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Packaging's got game with the kids

Can packaging reclamation and end-of-life responsibility really be something fun that can engage younger generations?


Packaging is vital and important to the consumer economy on many levels: it ensures safety of a product, freshness of a product, and of course represents the brand itself. You and I have built our careers around making packaging lighter, sturdier, more sustainable, and, well, just better.

Now more than ever, packaging is in the spotlight thanks to everything from noisy chip bags to water bottles made from plants. Despite all of that, no kids say they want to grow up and become a packaging scientist. At least none I know.

Packaging science is vital to recycling and upcycling, and protecting the environment from our waste and overuse of natural resources. We both now how important packaging is, the question is how to keep it evolving. TerraCycle is out to reach people of all ages — not just those interested in packaging — and that means reaching kids as well and raising their interest in the importance of packaging. This is where our latest venture, Trash Tycoon, comes in to the picture.

Trash Tycoon is the brain-child of the Social Game start-up GuerillApps, who designed the cutting edge game with TerraCycle’s real life upcycling and recycling programs in mind. Through the game, and in the privacy our their own homes, kids (and parents) can learn about how TerraCycle’s Brigade programs work, and what happens to trash after it’s collected and sent to TerraCycle.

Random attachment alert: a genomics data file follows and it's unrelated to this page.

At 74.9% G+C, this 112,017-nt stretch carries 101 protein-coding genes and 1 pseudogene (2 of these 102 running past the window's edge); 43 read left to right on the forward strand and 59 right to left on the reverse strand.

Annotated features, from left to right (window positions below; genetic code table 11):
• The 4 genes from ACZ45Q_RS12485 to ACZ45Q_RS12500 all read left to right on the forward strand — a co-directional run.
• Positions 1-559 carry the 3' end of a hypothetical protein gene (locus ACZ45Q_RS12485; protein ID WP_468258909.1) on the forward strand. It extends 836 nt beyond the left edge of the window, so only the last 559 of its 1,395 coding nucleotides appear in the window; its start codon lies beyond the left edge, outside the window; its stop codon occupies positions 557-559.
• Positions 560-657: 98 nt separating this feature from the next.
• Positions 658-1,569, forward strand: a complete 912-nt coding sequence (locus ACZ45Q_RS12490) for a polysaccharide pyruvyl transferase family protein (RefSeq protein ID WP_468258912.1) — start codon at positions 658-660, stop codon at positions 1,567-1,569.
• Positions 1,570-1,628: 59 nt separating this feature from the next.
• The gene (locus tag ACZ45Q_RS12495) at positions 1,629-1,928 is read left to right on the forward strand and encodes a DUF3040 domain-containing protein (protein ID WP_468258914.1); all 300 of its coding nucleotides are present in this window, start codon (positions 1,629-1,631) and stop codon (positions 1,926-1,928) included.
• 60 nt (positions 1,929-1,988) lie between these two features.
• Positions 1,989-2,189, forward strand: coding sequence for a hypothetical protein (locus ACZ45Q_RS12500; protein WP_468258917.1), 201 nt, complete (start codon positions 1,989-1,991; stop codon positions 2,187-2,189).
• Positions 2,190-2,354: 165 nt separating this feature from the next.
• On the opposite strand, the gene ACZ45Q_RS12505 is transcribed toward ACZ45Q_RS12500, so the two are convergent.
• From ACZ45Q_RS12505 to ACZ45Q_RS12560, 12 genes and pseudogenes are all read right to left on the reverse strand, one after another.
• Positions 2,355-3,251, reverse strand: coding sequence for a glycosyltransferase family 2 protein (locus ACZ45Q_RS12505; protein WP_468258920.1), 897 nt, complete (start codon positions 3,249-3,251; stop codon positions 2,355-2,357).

In the game, players clean houses and town buildings such as a library, a school and a town hall. Players also build factories, which upcycle and recycle the collected trash and include a worm farm, glass smelter, plastic extruder, injection molder, paper recycler and greenhouse. Imagine a Facebook game that is trying to push words like extruder and molder into a teenager’s vernacular! Each product to make lists the materials needed to produce it (such as plastic trash, paper trash or fertilizer), which are the same materials that TerraCycle uses in real life.

The products that the game produces are the same TerraCycle products on the shelves in our showroom and on our website: upcycled lunchboxes, flower pots and tree spikes. When players start making these products, they can get an idea of what it takes to make these things in real life, and how they can be made from trash that we produce every day.

TerraCycle’s Brigade participants can glean extra points in the game for the trash they collect in real life, which helps them make the connections between the packaging they collect and how it’s recycled. If we want kids and teenagers to understand how the processes work and pique their interest, we need to reach out to them in a manner that they’ll understand and be interested in.

Until kids understand how packaging affects every day life and trash the way we, who make packaging our business, do, they won’t be able to understand the importance of recycling and gain an interest in it.

The term “gamification” has become popular amongst brand managers and marketing directors. Using games to educate and engage consumers is become more and more popular. But is such a pop culture phenomenon suitable for application in the packaging industry? I’m betting the answer is yes.

It’s our job to highlight the importance of packaging in a way that engages the younger crowds. Would you let your kids play this game? What other methods do you think are effective in reaching a younger audience? Does gamifaction have a place in the packaging industry?

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